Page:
…Paid parental leave for everyone. No one should have to leave their child after giving birth because they have no other choice. There’s a critical need for legislation that supports all people and families in their endeavor to be the kind of caregivers they want to be from the start. Paid parental leave should be a right, not a privilege.
We had the distinct pleasure to interview Christene Barberich. Christene is the global editor-in-chief & co-founder of the award-winning women’s media company, Refinery29. She is also The New York Times best-selling author of “Style Stalking” and the creator and host of the acclaimed podcast UnStyled. Her writing has appeared in T Magazine, Dwell, Domino, Travel & Leisure, and Amuse, among other titles. In 2017, Christene became the first ever Mentor-in-Residence at Savannah College of Art & Design (SCAD) and was also selected as a fellow for the Edith Wharton Writers-in-Residence program. She was named a top female in media on the Adweek Disruptors List and recently its Creative 100 list, one of the 30 Most Intriguing People in Media by MIN, and has also been honored as a pioneer in media by Folio 100. Christene holds an honorary doctorate from her alma mater, SUNY Oswego. She lives in Brooklyn.
Thank you so much for joining us Christene. Can you tell us a story about what brought you to this specific career path?
When I was little, maybe 3 or 4, my father lost his job, and my mom, as a result, had to get a full-time job fast. Since I wasn’t in school yet, she had to put me into a full-time nursery school down the block from the law firm she was working for. I still remember the experience of her dropping me off for the first time being incredibly frightening, but over a few weeks, I adapted and grew to love the whole routine and community there. Teachers told stories frequently throughout the day, and I think it was that very early touchstone that made me associate stories with feelings of comfort, adventure and fantasy. All I ever wanted to do was tell stories in some shape or form, so becoming a writer and an editor of other people’s stories was sort of destined.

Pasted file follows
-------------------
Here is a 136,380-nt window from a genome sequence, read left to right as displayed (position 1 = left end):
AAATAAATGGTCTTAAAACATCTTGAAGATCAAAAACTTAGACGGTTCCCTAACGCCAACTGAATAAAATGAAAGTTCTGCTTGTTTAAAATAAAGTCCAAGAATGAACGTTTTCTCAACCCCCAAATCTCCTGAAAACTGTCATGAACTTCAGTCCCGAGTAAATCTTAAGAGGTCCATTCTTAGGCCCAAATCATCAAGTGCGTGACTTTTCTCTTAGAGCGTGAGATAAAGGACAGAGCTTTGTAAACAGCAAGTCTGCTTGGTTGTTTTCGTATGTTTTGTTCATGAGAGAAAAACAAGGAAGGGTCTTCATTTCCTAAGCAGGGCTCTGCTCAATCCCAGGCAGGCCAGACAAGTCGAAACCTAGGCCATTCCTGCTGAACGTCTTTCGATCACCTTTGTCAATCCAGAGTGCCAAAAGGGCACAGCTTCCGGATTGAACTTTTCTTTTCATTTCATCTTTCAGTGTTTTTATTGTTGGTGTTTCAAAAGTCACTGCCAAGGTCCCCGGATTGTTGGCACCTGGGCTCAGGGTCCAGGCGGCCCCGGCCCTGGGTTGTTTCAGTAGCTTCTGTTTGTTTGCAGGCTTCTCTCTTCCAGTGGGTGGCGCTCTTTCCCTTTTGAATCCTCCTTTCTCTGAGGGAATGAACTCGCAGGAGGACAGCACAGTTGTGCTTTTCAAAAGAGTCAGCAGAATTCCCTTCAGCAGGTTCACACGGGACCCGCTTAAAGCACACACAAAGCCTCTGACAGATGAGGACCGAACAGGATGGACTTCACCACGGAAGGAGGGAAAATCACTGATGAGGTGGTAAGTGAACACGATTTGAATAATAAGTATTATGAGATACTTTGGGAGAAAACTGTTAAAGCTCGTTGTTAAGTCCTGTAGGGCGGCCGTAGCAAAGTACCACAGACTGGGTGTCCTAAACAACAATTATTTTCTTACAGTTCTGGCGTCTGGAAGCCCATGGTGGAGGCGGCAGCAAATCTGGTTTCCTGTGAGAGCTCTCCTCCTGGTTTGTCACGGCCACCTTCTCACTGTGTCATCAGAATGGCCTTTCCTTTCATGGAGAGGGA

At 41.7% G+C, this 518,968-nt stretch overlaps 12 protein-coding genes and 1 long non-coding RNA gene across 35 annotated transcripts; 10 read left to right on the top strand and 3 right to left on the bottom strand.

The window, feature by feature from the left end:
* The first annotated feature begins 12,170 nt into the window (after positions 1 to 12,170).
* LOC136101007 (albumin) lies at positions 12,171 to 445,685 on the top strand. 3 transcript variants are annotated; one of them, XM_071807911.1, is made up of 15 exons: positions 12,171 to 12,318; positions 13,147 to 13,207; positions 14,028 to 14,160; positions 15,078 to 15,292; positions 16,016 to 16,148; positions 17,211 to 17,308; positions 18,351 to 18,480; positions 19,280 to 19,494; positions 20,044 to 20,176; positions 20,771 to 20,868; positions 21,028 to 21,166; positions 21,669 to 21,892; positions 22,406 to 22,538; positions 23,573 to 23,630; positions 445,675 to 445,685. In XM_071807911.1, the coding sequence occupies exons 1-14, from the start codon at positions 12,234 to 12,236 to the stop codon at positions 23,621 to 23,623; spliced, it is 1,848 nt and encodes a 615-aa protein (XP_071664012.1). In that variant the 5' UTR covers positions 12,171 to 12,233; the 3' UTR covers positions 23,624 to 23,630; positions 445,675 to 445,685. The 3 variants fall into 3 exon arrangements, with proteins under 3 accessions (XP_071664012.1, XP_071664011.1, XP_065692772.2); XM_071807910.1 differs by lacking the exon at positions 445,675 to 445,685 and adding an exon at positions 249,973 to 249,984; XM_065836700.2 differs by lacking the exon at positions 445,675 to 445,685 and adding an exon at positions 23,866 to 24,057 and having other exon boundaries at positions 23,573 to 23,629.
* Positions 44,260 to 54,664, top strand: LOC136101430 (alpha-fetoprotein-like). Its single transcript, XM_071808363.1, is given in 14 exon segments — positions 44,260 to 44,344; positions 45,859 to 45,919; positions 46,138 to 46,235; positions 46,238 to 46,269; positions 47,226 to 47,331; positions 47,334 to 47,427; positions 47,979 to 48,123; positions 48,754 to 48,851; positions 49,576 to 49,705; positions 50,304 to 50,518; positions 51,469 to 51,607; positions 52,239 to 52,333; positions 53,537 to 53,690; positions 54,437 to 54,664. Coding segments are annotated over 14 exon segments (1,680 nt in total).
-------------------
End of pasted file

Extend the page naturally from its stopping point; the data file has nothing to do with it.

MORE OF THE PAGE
Can you share the most interesting story that happened to you since you began leading your company?
There are so many, but I think the environment we’ve created within the UnStyled podcast production is very special to me, and I believe it is special to the guests I feature too. From the very beginning when we launched the series, I wanted to create a safe space for women to share their experiences, perspectives and very personal journeys in the most honest way they could — to not feel judged or ashamed to talk about things like a painful divorce, getting fired, turning 50, being ridiculed or stereotyped because of one’s body, gender, or sexuality. There is so much deep stuff that comes out of these conversations that ultimately becomes so relatable to everyone, and connecting us more through women’s struggles and transformations has been a tremendous growth moment for me.
Can you describe how Refinery29 is making a significant social impact?
Refinery29 is a space we’ve built for and with a very powerful generation of women who want and need to see themselves reflected in the content they consume, as well as the issues that matter to them most. Recent initiatives that really demonstrate that mission include partnering with AARP to combat ageism; launching the Fertility Spectrum, an ongoing series aiming to shift the language and education around fertility and a path to parenthood; and Shatterbox, our award-winning short-film series dedicated to spotlighting female filmmakers.